Apart from MPF and MWF, all the measures showed R^{2} overall estimates in the range 0.21-0.53. When considering the prediction intervals, for most measures the interval spanned from 0.1 to 0.9. This implies that future studies relying on such measures can expect, on the basis of these studies, to obtain any value in this broad interval. The only exceptions were MPF (0.49-1) and MWF (0.45-0.95), whose intervals were narrower than the alternatives. Finally, I^{2} (a measure of how much of the variability in a typical study is due to heterogeneity in the experimental design) was generally quite high (Table 1). MWF showed the lowest I^{2} across measures, but considering that it was based on only 4 studies while the other measures included around 10 studies, it was relatively high. Excluding MWF, MPF also showed a relatively low I^{2}. Qualitative comparisons across experimental conditions and methodological choices highlighted differences across pathology models, targeted tissue types and reference techniques (Figure 5 and Figure S6). Other factors such as magnetic field, co-registration, specific tissue and the related conditions (Figure S7) showed comparable distributions.

## Discussion

### Indirect measures are the most popular (for better or worse)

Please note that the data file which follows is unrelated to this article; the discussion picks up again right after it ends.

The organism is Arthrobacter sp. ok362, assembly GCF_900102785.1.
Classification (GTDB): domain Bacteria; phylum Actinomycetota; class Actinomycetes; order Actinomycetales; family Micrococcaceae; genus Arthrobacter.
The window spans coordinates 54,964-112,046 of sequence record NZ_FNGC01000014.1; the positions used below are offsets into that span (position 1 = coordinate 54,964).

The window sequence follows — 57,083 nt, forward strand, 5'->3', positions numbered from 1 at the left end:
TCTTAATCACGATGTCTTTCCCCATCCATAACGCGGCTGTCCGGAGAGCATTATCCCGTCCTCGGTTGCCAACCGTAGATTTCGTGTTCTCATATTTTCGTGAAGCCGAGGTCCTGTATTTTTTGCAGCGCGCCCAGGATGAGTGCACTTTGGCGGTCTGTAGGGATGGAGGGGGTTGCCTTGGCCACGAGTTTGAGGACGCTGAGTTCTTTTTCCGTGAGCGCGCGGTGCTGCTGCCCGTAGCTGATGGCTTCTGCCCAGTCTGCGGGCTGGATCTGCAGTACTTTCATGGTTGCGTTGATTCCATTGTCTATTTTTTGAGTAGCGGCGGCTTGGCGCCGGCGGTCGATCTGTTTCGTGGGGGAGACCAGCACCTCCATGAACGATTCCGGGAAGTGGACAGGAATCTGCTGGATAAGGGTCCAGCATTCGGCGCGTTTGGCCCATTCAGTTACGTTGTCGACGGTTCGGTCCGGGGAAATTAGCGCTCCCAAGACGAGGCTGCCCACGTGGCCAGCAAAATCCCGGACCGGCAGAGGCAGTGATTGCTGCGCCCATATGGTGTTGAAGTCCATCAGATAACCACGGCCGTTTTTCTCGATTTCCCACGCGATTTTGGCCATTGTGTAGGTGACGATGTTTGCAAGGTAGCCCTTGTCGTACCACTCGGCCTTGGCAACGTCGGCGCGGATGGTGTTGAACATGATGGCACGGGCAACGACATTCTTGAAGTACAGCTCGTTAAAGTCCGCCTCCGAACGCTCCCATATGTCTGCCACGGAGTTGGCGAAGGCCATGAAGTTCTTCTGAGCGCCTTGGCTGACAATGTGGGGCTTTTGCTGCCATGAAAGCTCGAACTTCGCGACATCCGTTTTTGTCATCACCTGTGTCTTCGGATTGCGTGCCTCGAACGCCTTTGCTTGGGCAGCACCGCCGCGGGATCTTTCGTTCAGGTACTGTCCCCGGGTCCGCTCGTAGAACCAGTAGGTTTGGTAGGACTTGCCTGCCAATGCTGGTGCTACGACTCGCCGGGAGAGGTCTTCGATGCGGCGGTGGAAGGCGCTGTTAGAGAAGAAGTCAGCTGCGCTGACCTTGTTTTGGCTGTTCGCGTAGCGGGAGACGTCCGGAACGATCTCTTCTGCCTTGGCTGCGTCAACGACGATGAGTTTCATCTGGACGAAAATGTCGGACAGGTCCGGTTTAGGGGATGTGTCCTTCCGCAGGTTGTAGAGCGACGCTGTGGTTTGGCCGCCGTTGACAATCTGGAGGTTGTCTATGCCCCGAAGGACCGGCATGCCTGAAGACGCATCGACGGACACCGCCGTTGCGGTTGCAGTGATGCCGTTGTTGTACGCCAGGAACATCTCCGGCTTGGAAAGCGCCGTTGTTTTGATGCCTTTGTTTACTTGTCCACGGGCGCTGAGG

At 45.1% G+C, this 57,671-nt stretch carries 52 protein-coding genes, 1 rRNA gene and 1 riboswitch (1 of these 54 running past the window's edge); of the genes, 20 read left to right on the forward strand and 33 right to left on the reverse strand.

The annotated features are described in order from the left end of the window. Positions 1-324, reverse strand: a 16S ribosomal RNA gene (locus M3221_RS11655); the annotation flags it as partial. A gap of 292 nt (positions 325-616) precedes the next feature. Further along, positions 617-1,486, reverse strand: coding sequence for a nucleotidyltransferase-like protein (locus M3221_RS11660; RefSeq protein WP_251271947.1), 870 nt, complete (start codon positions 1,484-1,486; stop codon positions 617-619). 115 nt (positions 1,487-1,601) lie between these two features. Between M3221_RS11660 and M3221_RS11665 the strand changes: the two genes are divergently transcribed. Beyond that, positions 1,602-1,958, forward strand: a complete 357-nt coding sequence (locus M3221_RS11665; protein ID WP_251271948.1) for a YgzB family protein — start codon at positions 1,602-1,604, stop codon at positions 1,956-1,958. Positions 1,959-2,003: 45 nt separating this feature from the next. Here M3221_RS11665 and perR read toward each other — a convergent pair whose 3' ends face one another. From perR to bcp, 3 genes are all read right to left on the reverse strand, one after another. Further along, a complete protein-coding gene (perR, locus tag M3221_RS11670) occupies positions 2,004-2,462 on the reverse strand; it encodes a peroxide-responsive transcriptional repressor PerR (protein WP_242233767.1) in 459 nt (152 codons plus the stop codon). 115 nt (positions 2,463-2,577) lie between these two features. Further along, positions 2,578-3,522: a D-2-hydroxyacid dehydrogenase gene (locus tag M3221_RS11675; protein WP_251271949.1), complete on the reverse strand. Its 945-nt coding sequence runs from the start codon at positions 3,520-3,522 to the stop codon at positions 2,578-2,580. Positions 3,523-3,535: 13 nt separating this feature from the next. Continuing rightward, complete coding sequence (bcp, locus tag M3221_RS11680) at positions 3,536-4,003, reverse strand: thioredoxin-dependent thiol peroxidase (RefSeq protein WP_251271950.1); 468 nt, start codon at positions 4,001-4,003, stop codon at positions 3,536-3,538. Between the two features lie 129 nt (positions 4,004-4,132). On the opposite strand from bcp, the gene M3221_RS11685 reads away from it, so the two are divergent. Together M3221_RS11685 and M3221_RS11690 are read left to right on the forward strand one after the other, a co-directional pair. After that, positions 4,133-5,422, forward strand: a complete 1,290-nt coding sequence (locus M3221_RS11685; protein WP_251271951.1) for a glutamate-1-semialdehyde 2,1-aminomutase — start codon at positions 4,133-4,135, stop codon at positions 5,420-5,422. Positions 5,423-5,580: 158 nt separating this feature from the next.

The literature survey offers an interesting perspective on popular research trends (Figure S2). The first consideration one can make is that the most common families of approaches, DWI and MT, both provide indirect measures of myelin. The MT effect is driven by saturation pulses interacting with myelin macromolecules that transfer their magnetization to water, whereas in diffusion experiments myelin is just not part of the picture. Diffusion acquisitions are blind to direct myelin measurement (Campbell et al., 2018) because the TEs used are too long (∼100ms) to be influenced by the actual macromolecules (with T2 of ∼10us) or even the water molecules trapped in the myelin sheath (with T2 of ∼30ms). To infer myelin content, one needs to rely on the interaction between intra-cellular and extra-cellular water compartments. The majority of diffusion studies included in this analysis used tensor-based measures (with fractional anisotropy being the most common), but some also used kurtosis-based analysis. The main issue with this approach is that other factors affect those measures, making it difficult to specifically relate changes in the water compartments to changes in myelin.